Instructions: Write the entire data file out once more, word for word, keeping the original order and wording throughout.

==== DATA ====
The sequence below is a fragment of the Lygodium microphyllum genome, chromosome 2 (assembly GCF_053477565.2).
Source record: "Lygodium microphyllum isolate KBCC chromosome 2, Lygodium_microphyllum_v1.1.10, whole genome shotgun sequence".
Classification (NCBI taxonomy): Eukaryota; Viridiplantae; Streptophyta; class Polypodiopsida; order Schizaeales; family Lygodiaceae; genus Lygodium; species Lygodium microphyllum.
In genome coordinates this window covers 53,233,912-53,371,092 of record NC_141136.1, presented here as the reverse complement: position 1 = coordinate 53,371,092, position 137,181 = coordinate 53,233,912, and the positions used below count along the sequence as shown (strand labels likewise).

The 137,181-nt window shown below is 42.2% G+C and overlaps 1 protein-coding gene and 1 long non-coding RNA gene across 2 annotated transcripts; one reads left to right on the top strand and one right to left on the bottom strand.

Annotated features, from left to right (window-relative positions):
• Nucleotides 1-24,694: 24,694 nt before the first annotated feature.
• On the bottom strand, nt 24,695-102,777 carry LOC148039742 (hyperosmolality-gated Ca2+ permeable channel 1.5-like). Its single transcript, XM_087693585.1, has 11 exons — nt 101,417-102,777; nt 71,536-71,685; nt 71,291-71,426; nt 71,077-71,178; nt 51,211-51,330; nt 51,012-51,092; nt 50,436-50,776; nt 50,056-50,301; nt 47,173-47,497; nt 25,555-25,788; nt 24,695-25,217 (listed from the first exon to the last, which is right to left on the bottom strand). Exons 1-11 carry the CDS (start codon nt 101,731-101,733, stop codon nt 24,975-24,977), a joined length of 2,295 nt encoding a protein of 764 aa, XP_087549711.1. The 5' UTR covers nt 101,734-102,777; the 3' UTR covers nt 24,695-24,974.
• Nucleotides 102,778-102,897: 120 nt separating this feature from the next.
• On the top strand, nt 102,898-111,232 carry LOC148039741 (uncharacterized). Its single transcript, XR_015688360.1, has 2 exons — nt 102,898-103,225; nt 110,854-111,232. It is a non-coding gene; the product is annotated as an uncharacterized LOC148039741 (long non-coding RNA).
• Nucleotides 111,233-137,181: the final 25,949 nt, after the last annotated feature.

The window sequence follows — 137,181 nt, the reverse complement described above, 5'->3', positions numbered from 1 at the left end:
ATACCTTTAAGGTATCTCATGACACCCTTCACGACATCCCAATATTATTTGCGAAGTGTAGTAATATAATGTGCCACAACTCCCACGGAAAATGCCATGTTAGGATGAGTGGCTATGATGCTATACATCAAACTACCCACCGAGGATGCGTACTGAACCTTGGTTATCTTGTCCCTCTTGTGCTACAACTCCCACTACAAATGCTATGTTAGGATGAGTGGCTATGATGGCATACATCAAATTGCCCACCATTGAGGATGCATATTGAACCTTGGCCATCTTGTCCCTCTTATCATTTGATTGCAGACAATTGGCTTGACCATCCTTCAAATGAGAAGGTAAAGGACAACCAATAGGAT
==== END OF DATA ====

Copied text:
The sequence below is a fragment of the Lygodium microphyllum genome, chromosome 2 (assembly GCF_053477565.2).
Source record: "Lygodium microphyllum isolate KBCC chromosome 2, Lygodium_microphyllum_v1.1.10, whole genome shotgun sequence".
Classification (NCBI taxonomy): Eukaryota; Viridiplantae; Streptophyta; class Polypodiopsida; order Schizaeales; family Lygodiaceae; genus Lygodium; species Lygodium microphyllum.
In genome coordinates this window covers 53,233,912-53,371,092 of record NC_141136.1, presented here as the reverse complement: position 1 = coordinate 53,371,092, position 137,181 = coordinate 53,233,912, and the positions used below count along the sequence as shown (strand labels likewise).

The 137,181-nt window shown below is 42.2% G+C and overlaps 1 protein-coding gene and 1 long non-coding RNA gene across 2 annotated transcripts; one reads left to right on the top strand and one right to left on the bottom strand.

Annotated features, from left to right (window-relative positions):
• Nucleotides 1-24,694: 24,694 nt before the first annotated feature.
• On the bottom strand, nt 24,695-102,777 carry LOC148039742 (hyperosmolality-gated Ca2+ permeable channel 1.5-like). Its single transcript, XM_087693585.1, has 11 exons — nt 101,417-102,777; nt 71,536-71,685; nt 71,291-71,426; nt 71,077-71,178; nt 51,211-51,330; nt 51,012-51,092; nt 50,436-50,776; nt 50,056-50,301; nt 47,173-47,497; nt 25,555-25,788; nt 24,695-25,217 (listed from the first exon to the last, which is right to left on the bottom strand). Exons 1-11 carry the CDS (start codon nt 101,731-101,733, stop codon nt 24,975-24,977), a joined length of 2,295 nt encoding a protein of 764 aa, XP_087549711.1. The 5' UTR covers nt 101,734-102,777; the 3' UTR covers nt 24,695-24,974.
• Nucleotides 102,778-102,897: 120 nt separating this feature from the next.
• On the top strand, nt 102,898-111,232 carry LOC148039741 (uncharacterized). Its single transcript, XR_015688360.1, has 2 exons — nt 102,898-103,225; nt 110,854-111,232. It is a non-coding gene; the product is annotated as an uncharacterized LOC148039741 (long non-coding RNA).
• Nucleotides 111,233-137,181: the final 25,949 nt, after the last annotated feature.

The window sequence follows — 137,181 nt, the reverse complement described above, 5'->3', positions numbered from 1 at the left end:
ATACCTTTAAGGTATCTCATGACACCCTTCACGACATCCCAATATTATTTGCGAAGTGTAGTAATATAATGTGCCACAACTCCCACGGAAAATGCCATGTTAGGATGAGTGGCTATGATGCTATACATCAAACTACCCACCGAGGATGCGTACTGAACCTTGGTTATCTTGTCCCTCTTGTGCTACAACTCCCACTACAAATGCTATGTTAGGATGAGTGGCTATGATGGCATACATCAAATTGCCCACCATTGAGGATGCATATTGAACCTTGGCCATCTTGTCCCTCTTATCATTTGATTGCAGACAATTGGCTTGACCATCCTTCAAATGAGAAGGTAAAGGACAACCAATAGGAT